Simplification to cut through the mis-perceptions?

This sub-forum all discussions about this "lively" subject. All topics that are substantially about helmets will be moved here, if not placed here correctly in the first place.
User avatar
mjr
Posts: 14993
Joined: 20 Jun 2011, 7:06pm
Location: Norfolk or Somerset, mostly
Contact:

Re: Simplification to cut through the mis-perceptions?

Postby mjr » 15 Feb 2017, 3:55pm

Ruadh495 wrote:I wonder how much the Dutch style of bicycle influences their low head injury rate? They tend to chose very upright riding positions and so are perhaps better able to protect their heads in a fall than those who are leaning forward to begin with.

There might be a slight bike effect (more from steel and wider tyres still being more common than here), but I suspect it could be simply better bike-handling ability in a population that cycles more.

Ruadh495 wrote:They also tend to ride a little slower than we do.

Do they? Says what? ;-) According to Strava's 2016 figures, Dutch cyclists were faster than those in the UK (Dutch average speeds of 26.92 km/h for men and 21.36 km/h for women, compared to 25.61 km/h and 19.84 km/h in the UK). It's not a great dataset, but it seems like few exist.

Ruadh495 wrote:I normally ride a "Dutch" bike and when I ride an ordinary bicycle (either what we used to call a "racer" or a mountain bike) I do get a distinct impression of leading with my head and tend to feel that a helmet might be a good idea.

I normally ride a Dutch bike, but I don't particularly feel that I lead my road bike with my head so maybe it's your setups? (And a road bike / racer is not an ordinary bike - an ordinary is the early name for what most now call a penny farthing!)

Ruadh495 wrote:The infrastructure in Holland does a good job of protecting cyclists from motors, which should result in a higher proportion of their cycling accidents being either single vehicle or involving only cycles. These are the type of accident cycle helmets are designed for, so one would expect helmets to be effective in Holland.

And yet they're not, which I feel should be ringing flaming huge alarm bells among sincere helmet promoters, like the absence of dummy crash helmet tests did for me.
MJR, mostly pedalling 3-speed roadsters. KL+West Norfolk BUG incl social easy rides http://www.klwnbug.co.uk
All the above is CC-By-SA and no other implied copyright license to Cycle magazine.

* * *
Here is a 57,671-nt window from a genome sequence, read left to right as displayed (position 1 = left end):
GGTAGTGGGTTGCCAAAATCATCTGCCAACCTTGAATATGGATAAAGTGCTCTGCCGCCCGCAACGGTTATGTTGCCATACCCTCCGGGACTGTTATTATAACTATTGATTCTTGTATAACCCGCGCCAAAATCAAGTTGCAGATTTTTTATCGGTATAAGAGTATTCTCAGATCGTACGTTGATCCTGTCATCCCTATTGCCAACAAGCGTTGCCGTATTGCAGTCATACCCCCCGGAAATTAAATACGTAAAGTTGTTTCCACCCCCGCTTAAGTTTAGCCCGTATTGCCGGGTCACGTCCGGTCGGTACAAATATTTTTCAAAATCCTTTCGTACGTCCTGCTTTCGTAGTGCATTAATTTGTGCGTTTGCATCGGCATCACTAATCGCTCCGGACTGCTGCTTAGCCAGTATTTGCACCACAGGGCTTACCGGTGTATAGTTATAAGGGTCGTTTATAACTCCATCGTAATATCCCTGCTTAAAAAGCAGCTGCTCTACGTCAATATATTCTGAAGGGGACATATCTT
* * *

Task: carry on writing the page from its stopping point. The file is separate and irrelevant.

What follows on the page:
reohn2
Posts: 37817
Joined: 26 Jun 2009, 8:21pm

Re: Simplification to cut through the mis-perceptions?

Postby reohn2 » 15 Feb 2017, 4:29pm

Ruadh495 wrote:
I wonder how much the Dutch style of bicycle influences their low head injury rate? They tend to chose very upright riding positions and so are perhaps better able to protect their heads in a fall than those who are leaning forward to begin with.

Perhaps they're able to see more :wink:

They also tend to ride a little slower than we do.

Mainly because for the most part they aren't dashing about like a scalded cat trying get wherever they're going,they,like most Europeans, tend to take a more relaxed attitude to life :)
I normally ride a "Dutch" bike and when I ride an ordinary bicycle (either what we used to call a "racer" or a mountain bike) I do get a distinct impression of leading with my head and tend to feel that a helmet might be a good idea.

You could sit up more on your other bikes :wink:

The infrastructure in Holland does a good job of protecting cyclists from motors, which should result in a higher proportion of their cycling accidents being either single vehicle or involving only cycles.

Nail,head,on(sorry) :mrgreen:
These are the type of accident cycle helmets are designed for, so one would expect helmets to be effective in Holland.

Only if they fall off,yet NL use bikes more than any other European country(correct me if I'm wrong as I'm going off perception when I've cycled there compared to other countries),yet have the least number of head injuries according to the CB video.

The key is word is civilised,civilised,transport,laws,and people,with respect for the cyclist as a person and not an obstruction or something to be pushed out of the way and marginalised.
For anyone who hasn't ridden there please do and be amazed at how relaxed and enjoyable cycling can be.
-----------------------------------------------------------
I cycle therefore I am.

Ruadh495
Posts: 413
Joined: 25 Jun 2016, 11:10am

Re: Simplification to cut through the mis-perceptions?

Postby Ruadh495 » 16 Feb 2017, 12:29pm

mjr wrote:[

Ruadh495 wrote:They also tend to ride a little slower than we do.

Do they? Says what? ;-) According to Strava's 2016 figures, Dutch cyclists were faster than those in the UK (Dutch average speeds of 26.92 km/h for men and 21.36 km/h for women, compared to 25.61 km/h and 19.84 km/h in the UK). It's not a great dataset, but it seems like few exist.


What percentage of Dutch cyclists are Strava users though? That it's possible to ride faster in the Netherlands than in the UK, and therefore fast riders are faster isn't a big surprise. I get the impression that most Dutch cyclists are utility riders and wouldn't be using Strava, while most UK cyclists are enthusiasts who do. The head injury stats, though, cover both recreational and utility cycling.

mjr wrote:
Ruadh495 wrote:I normally ride a "Dutch" bike and when I ride an ordinary bicycle (either what we used to call a "racer" or a mountain bike) I do get a distinct impression of leading with my head and tend to feel that a helmet might be a good idea.

I normally ride a Dutch bike, but I don't particularly feel that I lead my road bike with my head so maybe it's your setups? (And a road bike / racer is not an ordinary bike - an ordinary is the early name for what most now call a penny farthing!)